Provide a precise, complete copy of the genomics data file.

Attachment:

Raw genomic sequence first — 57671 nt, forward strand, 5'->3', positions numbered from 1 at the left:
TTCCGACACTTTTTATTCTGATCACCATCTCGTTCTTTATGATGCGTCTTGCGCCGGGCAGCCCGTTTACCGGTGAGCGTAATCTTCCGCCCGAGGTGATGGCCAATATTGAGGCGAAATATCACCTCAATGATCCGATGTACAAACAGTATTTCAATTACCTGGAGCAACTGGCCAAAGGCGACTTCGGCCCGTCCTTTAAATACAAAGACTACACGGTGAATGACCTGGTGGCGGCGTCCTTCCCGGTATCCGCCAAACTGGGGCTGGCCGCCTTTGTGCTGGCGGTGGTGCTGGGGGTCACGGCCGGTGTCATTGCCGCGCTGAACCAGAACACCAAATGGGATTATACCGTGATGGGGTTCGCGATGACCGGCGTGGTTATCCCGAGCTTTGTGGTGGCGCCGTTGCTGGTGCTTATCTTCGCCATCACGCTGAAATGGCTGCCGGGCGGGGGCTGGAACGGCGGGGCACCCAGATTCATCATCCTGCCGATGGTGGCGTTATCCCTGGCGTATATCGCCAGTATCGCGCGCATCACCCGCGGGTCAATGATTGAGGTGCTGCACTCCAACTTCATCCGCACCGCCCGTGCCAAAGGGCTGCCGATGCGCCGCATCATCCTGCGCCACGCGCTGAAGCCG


Raw genomic sequence first — 57671 nt, forward strand, 5'->3', positions numbered from 1 at the left:
TTCCGACACTTTTTATTCTGATCACCATCTCGTTCTTTATGATGCGTCTTGCGCCGGGCAGCCCGTTTACCGGTGAGCGTAATCTTCCGCCCGAGGTGATGGCCAATATTGAGGCGAAATATCACCTCAATGATCCGATGTACAAACAGTATTTCAATTACCTGGAGCAACTGGCCAAAGGCGACTTCGGCCCGTCCTTTAAATACAAAGACTACACGGTGAATGACCTGGTGGCGGCGTCCTTCCCGGTATCCGCCAAACTGGGGCTGGCCGCCTTTGTGCTGGCGGTGGTGCTGGGGGTCACGGCCGGTGTCATTGCCGCGCTGAACCAGAACACCAAATGGGATTATACCGTGATGGGGTTCGCGATGACCGGCGTGGTTATCCCGAGCTTTGTGGTGGCGCCGTTGCTGGTGCTTATCTTCGCCATCACGCTGAAATGGCTGCCGGGCGGGGGCTGGAACGGCGGGGCACCCAGATTCATCATCCTGCCGATGGTGGCGTTATCCCTGGCGTATATCGCCAGTATCGCGCGCATCACCCGCGGGTCAATGATTGAGGTGCTGCACTCCAACTTCATCCGCACCGCCCGTGCCAAAGGGCTGCCGATGCGCCGCATCATCCTGCGCCACGCGCTGAAGCCG